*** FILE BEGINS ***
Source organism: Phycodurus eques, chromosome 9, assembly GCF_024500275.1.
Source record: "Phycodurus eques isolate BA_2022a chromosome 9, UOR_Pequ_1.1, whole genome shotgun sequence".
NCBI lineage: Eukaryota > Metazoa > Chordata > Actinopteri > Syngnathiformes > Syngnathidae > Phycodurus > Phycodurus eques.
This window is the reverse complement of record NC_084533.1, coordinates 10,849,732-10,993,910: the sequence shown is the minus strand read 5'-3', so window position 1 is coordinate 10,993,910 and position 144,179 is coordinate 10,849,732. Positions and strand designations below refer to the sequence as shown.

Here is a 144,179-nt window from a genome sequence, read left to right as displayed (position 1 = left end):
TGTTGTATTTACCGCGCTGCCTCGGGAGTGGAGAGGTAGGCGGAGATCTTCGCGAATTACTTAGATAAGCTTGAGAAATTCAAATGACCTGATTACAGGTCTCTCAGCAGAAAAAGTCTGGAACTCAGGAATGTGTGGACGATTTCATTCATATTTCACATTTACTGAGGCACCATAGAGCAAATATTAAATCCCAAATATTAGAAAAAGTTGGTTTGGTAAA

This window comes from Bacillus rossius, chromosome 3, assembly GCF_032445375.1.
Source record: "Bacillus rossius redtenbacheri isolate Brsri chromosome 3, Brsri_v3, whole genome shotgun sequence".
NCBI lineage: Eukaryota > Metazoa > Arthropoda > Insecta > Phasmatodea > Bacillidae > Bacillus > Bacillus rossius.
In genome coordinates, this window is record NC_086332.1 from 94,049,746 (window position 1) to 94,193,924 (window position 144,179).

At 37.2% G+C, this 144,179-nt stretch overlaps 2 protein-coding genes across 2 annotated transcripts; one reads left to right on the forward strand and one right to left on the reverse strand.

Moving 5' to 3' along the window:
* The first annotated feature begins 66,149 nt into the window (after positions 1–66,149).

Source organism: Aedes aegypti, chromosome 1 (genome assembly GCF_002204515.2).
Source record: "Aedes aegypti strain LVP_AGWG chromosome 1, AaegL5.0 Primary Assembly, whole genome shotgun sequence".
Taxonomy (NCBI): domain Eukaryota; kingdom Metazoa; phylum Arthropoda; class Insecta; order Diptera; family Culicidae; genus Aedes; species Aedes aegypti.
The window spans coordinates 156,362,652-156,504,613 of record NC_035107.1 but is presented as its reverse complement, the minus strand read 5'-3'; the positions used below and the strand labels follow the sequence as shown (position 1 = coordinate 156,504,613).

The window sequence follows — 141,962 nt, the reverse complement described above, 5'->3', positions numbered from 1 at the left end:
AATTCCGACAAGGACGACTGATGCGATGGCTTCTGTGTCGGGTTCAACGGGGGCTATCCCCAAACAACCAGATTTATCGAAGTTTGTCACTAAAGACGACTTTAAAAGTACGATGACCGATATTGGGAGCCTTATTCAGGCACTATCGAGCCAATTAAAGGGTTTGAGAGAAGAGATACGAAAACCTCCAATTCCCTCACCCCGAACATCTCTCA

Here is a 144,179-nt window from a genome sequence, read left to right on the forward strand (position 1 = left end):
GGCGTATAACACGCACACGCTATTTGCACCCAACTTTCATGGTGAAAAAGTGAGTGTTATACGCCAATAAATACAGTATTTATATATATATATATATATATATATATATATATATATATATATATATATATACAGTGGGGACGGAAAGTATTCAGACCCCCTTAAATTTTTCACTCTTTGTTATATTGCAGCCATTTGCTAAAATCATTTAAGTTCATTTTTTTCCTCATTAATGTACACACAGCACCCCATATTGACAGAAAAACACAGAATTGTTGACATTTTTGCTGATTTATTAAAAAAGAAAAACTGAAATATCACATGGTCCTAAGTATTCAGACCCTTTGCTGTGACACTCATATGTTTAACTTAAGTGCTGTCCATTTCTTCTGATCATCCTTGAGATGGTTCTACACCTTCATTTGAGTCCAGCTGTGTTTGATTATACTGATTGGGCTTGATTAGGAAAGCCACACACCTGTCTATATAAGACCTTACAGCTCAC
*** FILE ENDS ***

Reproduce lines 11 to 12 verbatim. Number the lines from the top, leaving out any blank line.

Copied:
At 37.2% G+C, this 144,179-nt stretch overlaps 2 protein-coding genes across 2 annotated transcripts; one reads left to right on the forward strand and one right to left on the reverse strand.

Moving 5' to 3' along the window: